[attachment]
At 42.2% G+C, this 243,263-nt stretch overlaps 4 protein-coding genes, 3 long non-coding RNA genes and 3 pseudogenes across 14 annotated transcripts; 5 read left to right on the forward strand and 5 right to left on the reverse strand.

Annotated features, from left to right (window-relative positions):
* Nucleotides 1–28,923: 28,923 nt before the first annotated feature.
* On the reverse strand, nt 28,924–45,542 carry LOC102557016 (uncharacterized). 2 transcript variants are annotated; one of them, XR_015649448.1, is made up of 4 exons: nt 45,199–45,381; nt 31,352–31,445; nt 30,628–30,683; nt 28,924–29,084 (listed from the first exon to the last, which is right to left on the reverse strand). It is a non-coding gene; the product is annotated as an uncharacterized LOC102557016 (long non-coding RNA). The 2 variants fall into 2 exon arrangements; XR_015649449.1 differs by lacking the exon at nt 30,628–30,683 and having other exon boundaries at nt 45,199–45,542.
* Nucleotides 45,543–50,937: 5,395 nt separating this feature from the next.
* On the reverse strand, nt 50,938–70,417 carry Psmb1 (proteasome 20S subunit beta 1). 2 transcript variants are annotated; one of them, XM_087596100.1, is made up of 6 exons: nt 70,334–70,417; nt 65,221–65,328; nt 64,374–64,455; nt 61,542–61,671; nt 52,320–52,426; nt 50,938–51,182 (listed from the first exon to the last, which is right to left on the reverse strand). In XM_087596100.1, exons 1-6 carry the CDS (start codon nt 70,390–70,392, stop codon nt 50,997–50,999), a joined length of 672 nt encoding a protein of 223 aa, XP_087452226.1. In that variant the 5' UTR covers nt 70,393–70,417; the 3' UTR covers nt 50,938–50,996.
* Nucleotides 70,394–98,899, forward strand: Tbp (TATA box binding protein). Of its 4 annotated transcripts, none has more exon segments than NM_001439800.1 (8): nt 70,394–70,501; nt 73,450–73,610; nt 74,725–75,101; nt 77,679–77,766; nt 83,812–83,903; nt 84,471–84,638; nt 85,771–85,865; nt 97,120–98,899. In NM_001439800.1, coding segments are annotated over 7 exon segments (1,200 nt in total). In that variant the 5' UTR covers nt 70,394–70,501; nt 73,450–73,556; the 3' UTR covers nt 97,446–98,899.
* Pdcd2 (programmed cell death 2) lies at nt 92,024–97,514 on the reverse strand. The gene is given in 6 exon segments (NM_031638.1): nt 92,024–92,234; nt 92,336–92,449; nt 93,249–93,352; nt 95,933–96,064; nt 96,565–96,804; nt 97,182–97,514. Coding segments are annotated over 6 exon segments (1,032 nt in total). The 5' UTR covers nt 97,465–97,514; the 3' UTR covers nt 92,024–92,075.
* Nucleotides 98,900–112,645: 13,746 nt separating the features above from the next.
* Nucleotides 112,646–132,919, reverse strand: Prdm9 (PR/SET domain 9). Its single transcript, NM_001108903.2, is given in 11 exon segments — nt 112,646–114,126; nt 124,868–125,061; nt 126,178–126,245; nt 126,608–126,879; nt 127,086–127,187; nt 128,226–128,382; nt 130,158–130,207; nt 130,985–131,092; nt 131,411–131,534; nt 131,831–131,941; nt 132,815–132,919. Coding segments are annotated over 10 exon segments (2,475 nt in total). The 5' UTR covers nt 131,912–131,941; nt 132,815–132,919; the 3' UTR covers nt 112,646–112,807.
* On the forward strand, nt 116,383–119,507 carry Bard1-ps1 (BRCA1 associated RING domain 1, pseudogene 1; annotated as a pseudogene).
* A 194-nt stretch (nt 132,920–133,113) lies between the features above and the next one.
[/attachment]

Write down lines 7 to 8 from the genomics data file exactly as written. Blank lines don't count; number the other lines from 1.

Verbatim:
* Nucleotides 70,394–98,899, forward strand: Tbp (TATA box binding protein). Of its 4 annotated transcripts, none has more exon segments than NM_001439800.1 (8): nt 70,394–70,501; nt 73,450–73,610; nt 74,725–75,101; nt 77,679–77,766; nt 83,812–83,903; nt 84,471–84,638; nt 85,771–85,865; nt 97,120–98,899. In NM_001439800.1, coding segments are annotated over 7 exon segments (1,200 nt in total). In that variant the 5' UTR covers nt 70,394–70,501; nt 73,450–73,556; the 3' UTR covers nt 97,446–98,899.
* Pdcd2 (programmed cell death 2) lies at nt 92,024–97,514 on the reverse strand. The gene is given in 6 exon segments (NM_031638.1): nt 92,024–92,234; nt 92,336–92,449; nt 93,249–93,352; nt 95,933–96,064; nt 96,565–96,804; nt 97,182–97,514. Coding segments are annotated over 6 exon segments (1,032 nt in total). The 5' UTR covers nt 97,465–97,514; the 3' UTR covers nt 92,024–92,075.